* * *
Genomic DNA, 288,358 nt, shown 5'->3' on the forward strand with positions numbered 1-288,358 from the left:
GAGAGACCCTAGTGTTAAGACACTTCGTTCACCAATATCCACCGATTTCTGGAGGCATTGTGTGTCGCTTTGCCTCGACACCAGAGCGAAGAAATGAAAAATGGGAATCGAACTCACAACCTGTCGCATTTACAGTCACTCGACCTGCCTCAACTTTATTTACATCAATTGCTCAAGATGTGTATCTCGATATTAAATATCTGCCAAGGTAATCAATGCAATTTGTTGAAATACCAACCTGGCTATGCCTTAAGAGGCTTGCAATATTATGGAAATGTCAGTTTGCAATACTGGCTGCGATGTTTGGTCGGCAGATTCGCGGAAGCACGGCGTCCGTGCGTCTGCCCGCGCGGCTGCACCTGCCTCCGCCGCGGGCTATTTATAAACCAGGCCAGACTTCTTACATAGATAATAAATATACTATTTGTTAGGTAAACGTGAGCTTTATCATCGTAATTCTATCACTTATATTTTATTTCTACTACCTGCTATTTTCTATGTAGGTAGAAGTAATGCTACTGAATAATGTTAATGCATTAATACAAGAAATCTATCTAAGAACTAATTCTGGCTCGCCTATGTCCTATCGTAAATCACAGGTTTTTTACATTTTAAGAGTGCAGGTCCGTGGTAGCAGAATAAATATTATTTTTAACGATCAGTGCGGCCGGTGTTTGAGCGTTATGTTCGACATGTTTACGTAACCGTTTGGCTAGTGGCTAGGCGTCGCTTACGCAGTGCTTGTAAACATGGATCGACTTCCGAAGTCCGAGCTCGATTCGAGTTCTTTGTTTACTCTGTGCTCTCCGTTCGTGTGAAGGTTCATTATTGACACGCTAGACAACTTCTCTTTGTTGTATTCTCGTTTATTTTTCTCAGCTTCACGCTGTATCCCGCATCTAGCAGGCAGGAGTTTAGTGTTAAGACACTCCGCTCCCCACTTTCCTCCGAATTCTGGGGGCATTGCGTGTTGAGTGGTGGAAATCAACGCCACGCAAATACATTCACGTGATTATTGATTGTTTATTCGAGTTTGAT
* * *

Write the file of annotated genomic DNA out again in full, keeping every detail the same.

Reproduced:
Genomic DNA, 288,358 nt, shown 5'->3' on the forward strand with positions numbered 1-288,358 from the left:
GAGAGACCCTAGTGTTAAGACACTTCGTTCACCAATATCCACCGATTTCTGGAGGCATTGTGTGTCGCTTTGCCTCGACACCAGAGCGAAGAAATGAAAAATGGGAATCGAACTCACAACCTGTCGCATTTACAGTCACTCGACCTGCCTCAACTTTATTTACATCAATTGCTCAAGATGTGTATCTCGATATTAAATATCTGCCAAGGTAATCAATGCAATTTGTTGAAATACCAACCTGGCTATGCCTTAAGAGGCTTGCAATATTATGGAAATGTCAGTTTGCAATACTGGCTGCGATGTTTGGTCGGCAGATTCGCGGAAGCACGGCGTCCGTGCGTCTGCCCGCGCGGCTGCACCTGCCTCCGCCGCGGGCTATTTATAAACCAGGCCAGACTTCTTACATAGATAATAAATATACTATTTGTTAGGTAAACGTGAGCTTTATCATCGTAATTCTATCACTTATATTTTATTTCTACTACCTGCTATTTTCTATGTAGGTAGAAGTAATGCTACTGAATAATGTTAATGCATTAATACAAGAAATCTATCTAAGAACTAATTCTGGCTCGCCTATGTCCTATCGTAAATCACAGGTTTTTTACATTTTAAGAGTGCAGGTCCGTGGTAGCAGAATAAATATTATTTTTAACGATCAGTGCGGCCGGTGTTTGAGCGTTATGTTCGACATGTTTACGTAACCGTTTGGCTAGTGGCTAGGCGTCGCTTACGCAGTGCTTGTAAACATGGATCGACTTCCGAAGTCCGAGCTCGATTCGAGTTCTTTGTTTACTCTGTGCTCTCCGTTCGTGTGAAGGTTCATTATTGACACGCTAGACAACTTCTCTTTGTTGTATTCTCGTTTATTTTTCTCAGCTTCACGCTGTATCCCGCATCTAGCAGGCAGGAGTTTAGTGTTAAGACACTCCGCTCCCCACTTTCCTCCGAATTCTGGGGGCATTGCGTGTTGAGTGGTGGAAATCAACGCCACGCAAATACATTCACGTGATTATTGATTGTTTATTCGAGTTTGAT